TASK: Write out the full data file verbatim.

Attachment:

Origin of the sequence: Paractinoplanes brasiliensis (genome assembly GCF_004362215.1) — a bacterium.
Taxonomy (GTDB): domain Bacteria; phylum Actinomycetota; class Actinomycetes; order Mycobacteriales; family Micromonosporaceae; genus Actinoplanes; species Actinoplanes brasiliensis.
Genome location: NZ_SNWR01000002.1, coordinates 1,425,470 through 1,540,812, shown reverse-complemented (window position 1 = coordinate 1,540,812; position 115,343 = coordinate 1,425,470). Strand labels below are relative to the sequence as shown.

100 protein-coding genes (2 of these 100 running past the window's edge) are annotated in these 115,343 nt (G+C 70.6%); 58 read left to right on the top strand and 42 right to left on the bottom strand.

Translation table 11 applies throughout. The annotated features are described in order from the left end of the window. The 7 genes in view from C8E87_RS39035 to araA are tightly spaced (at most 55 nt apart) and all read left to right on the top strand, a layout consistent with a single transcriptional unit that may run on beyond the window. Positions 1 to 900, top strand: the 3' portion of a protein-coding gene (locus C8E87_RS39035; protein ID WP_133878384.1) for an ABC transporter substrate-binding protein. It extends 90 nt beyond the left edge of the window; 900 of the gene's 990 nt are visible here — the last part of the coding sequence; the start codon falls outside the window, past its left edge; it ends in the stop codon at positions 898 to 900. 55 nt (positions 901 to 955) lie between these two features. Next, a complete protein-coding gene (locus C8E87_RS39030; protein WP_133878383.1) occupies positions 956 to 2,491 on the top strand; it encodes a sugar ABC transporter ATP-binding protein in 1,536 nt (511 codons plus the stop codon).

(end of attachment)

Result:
Origin of the sequence: Paractinoplanes brasiliensis (genome assembly GCF_004362215.1) — a bacterium.
Taxonomy (GTDB): domain Bacteria; phylum Actinomycetota; class Actinomycetes; order Mycobacteriales; family Micromonosporaceae; genus Actinoplanes; species Actinoplanes brasiliensis.
Genome location: NZ_SNWR01000002.1, coordinates 1,425,470 through 1,540,812, shown reverse-complemented (window position 1 = coordinate 1,540,812; position 115,343 = coordinate 1,425,470). Strand labels below are relative to the sequence as shown.

100 protein-coding genes (2 of these 100 running past the window's edge) are annotated in these 115,343 nt (G+C 70.6%); 58 read left to right on the top strand and 42 right to left on the bottom strand.

Translation table 11 applies throughout. The annotated features are described in order from the left end of the window. The 7 genes in view from C8E87_RS39035 to araA are tightly spaced (at most 55 nt apart) and all read left to right on the top strand, a layout consistent with a single transcriptional unit that may run on beyond the window. Positions 1 to 900, top strand: the 3' portion of a protein-coding gene (locus C8E87_RS39035; protein ID WP_133878384.1) for an ABC transporter substrate-binding protein. It extends 90 nt beyond the left edge of the window; 900 of the gene's 990 nt are visible here — the last part of the coding sequence; the start codon falls outside the window, past its left edge; it ends in the stop codon at positions 898 to 900. 55 nt (positions 901 to 955) lie between these two features. Next, a complete protein-coding gene (locus C8E87_RS39030; protein WP_133878383.1) occupies positions 956 to 2,491 on the top strand; it encodes a sugar ABC transporter ATP-binding protein in 1,536 nt (511 codons plus the stop codon).